The original version of this drink comes via a news story in the New York Times about the health department cracking down on raw eggs used in cocktails. This specific recipe was inspired by the one served at Pegu Club in New York.
Good dark rums are heavy on the ground so picking one is pretty easy. If you have one you like use that instead but I used a new Cruzan Blackstrap as I have been looking for a good dark rum for some time and wanted to try it out.
Similarly in Portland coffee liqueurs are a dime a dozen. You can’t throw a hipster belt buckle without hitting a distillery that makes a coffee liqueur. A lot of it comes down to base spirit and the roaster they’re using but anything from the Below deck Coffee Rum to the House Spirits liqueur will work, use what makes you feel good.
Medium cream (30% fat) might be a little hard to find. I hit three or four stores looking but didn’t see any. I eventually subbed in normal whipping cream (25% fat) as it was a little lower fat than medium but significantly less than heavy cream (45%+)
1 oz Dark Rum
1.5 oz coffee liqueur
1 oz simple syrup
2 oz medium cream
1 Egg yolk
Fresh grated nutmeg
This one is going to take some doing. First put your simple syrup and egg yolks in a dry shaker. Using a whisk or frother you’ll want to whip them really well. Next add the cream and ice and give them a good shake to combine. Add your alcohol and give it a final shake with ice, strain into double old fashioned or flute and grate nutmeg over the top.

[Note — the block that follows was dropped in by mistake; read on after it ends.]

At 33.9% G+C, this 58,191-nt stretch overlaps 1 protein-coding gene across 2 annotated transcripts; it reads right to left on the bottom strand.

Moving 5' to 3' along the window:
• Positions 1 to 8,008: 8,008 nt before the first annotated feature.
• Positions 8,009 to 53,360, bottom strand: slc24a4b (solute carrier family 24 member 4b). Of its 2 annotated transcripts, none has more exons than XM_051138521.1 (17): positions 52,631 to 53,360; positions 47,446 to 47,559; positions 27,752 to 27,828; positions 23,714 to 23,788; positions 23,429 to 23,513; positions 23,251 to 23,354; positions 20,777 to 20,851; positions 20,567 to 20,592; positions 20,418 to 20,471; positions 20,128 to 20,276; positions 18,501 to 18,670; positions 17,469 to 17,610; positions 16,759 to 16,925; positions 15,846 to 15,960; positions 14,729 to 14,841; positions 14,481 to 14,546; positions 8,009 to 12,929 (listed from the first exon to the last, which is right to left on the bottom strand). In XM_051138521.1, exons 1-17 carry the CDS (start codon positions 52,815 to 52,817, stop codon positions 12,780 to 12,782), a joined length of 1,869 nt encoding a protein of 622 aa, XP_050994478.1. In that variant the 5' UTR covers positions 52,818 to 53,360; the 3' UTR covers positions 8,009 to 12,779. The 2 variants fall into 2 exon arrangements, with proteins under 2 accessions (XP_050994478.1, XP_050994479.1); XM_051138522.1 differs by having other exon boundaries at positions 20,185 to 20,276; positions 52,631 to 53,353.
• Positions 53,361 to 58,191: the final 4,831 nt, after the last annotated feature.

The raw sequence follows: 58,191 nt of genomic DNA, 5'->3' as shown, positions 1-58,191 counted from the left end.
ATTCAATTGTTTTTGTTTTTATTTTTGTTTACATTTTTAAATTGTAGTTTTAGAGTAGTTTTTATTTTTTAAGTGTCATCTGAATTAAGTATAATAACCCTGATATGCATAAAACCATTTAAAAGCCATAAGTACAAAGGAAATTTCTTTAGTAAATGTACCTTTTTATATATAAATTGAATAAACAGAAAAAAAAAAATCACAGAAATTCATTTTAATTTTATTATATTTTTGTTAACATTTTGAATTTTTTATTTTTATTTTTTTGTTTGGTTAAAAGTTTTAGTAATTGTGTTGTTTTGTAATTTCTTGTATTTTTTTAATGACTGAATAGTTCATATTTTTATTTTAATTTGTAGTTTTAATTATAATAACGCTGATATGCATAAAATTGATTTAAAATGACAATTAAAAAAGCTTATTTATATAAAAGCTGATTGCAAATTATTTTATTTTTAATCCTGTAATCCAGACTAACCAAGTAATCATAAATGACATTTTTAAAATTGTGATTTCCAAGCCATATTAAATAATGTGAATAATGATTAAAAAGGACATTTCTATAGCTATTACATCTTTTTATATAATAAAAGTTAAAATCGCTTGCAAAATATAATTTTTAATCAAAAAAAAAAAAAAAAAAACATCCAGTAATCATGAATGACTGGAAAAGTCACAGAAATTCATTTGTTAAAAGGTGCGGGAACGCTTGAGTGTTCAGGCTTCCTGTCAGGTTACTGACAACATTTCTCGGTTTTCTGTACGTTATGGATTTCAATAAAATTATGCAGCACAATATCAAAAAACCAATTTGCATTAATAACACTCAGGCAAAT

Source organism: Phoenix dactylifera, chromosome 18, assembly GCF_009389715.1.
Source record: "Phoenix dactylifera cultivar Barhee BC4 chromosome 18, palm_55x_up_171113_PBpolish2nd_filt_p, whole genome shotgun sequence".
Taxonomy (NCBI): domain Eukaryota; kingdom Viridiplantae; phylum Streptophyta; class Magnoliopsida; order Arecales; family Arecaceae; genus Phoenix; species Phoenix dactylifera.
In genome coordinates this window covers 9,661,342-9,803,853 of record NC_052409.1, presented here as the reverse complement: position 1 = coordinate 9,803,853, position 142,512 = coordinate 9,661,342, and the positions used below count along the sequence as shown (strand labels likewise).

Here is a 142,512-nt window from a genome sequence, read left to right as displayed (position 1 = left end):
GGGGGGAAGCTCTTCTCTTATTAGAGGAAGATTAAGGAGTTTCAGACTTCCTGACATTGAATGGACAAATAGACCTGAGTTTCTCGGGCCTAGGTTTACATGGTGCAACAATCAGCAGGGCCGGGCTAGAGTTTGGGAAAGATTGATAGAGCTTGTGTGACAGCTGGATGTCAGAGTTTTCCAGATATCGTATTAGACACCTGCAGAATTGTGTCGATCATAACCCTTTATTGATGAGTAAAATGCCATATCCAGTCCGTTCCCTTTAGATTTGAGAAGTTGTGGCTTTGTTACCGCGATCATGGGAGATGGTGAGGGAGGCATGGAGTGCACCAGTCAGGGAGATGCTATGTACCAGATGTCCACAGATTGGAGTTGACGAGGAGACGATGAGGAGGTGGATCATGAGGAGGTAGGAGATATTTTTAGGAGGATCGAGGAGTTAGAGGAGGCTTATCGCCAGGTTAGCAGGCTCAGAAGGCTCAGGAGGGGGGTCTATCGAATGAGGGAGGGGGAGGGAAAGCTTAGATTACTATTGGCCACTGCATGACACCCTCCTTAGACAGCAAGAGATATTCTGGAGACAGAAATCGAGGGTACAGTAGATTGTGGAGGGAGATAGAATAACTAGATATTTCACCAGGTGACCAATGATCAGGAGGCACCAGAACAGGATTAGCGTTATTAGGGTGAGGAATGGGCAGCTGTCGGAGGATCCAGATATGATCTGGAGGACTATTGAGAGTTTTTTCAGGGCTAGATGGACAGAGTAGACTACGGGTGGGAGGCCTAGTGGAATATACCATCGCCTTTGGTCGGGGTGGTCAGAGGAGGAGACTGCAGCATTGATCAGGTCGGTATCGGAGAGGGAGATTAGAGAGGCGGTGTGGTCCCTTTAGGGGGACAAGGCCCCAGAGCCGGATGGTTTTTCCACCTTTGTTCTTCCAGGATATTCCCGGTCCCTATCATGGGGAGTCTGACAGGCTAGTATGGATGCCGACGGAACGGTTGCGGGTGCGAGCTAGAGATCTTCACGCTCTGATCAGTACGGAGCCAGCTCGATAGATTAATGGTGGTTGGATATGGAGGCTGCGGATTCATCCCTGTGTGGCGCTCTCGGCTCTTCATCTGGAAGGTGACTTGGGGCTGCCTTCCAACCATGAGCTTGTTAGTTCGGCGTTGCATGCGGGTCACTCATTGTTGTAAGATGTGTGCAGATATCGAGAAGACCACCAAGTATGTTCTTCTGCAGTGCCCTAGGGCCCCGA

I used a cheap frother I picked up at the kitchen gadget outlet store and it worked great. I wanted to replace the ice in this for the second shake but after looking at the results I thought it was more work for not much difference in result.
The flavor on this is delightful, the egg yolk gives the entire drink a solid mouthfeel. The coffee flavor is primary but the dark rum lets the cream and sweet flow into more subtle hints of molasses. It’s almost like a whipped dessert and slides gently around the tongue. The dark rum and coffee flavors favor each other well and give a nice spiciness without a heavy or syrupy taste.